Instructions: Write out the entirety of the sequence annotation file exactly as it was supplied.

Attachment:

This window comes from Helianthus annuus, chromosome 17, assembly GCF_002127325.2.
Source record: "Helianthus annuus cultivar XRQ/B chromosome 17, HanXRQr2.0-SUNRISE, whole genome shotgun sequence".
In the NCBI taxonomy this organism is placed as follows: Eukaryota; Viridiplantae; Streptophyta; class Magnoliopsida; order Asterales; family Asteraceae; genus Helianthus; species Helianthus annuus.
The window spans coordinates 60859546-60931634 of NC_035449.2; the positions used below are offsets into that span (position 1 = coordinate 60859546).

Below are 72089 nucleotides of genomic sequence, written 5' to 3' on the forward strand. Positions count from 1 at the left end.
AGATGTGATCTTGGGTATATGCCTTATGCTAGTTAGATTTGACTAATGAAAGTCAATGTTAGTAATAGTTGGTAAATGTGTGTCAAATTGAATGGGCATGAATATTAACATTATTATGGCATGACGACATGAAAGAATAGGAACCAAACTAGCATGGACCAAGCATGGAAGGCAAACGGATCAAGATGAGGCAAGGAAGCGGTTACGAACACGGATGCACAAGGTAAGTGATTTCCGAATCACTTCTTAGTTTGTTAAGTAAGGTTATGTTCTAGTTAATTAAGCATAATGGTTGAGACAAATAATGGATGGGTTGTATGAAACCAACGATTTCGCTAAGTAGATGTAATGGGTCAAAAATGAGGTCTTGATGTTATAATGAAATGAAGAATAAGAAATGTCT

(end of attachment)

This window comes from Helianthus annuus, chromosome 17, assembly GCF_002127325.2.
Source record: "Helianthus annuus cultivar XRQ/B chromosome 17, HanXRQr2.0-SUNRISE, whole genome shotgun sequence".
In the NCBI taxonomy this organism is placed as follows: Eukaryota; Viridiplantae; Streptophyta; class Magnoliopsida; order Asterales; family Asteraceae; genus Helianthus; species Helianthus annuus.
The window spans coordinates 60859546-60931634 of NC_035449.2; the positions used below are offsets into that span (position 1 = coordinate 60859546).

Below are 72089 nucleotides of genomic sequence, written 5' to 3' on the forward strand. Positions count from 1 at the left end.
AGATGTGATCTTGGGTATATGCCTTATGCTAGTTAGATTTGACTAATGAAAGTCAATGTTAGTAATAGTTGGTAAATGTGTGTCAAATTGAATGGGCATGAATATTAACATTATTATGGCATGACGACATGAAAGAATAGGAACCAAACTAGCATGGACCAAGCATGGAAGGCAAACGGATCAAGATGAGGCAAGGAAGCGGTTACGAACACGGATGCACAAGGTAAGTGATTTCCGAATCACTTCTTAGTTTGTTAAGTAAGGTTATGTTCTAGTTAATTAAGCATAATGGTTGAGACAAATAATGGATGGGTTGTATGAAACCAACGATTTCGCTAAGTAGATGTAATGGGTCAAAAATGAGGTCTTGATGTTATAATGAAATGAAGAATAAGAAATGTCT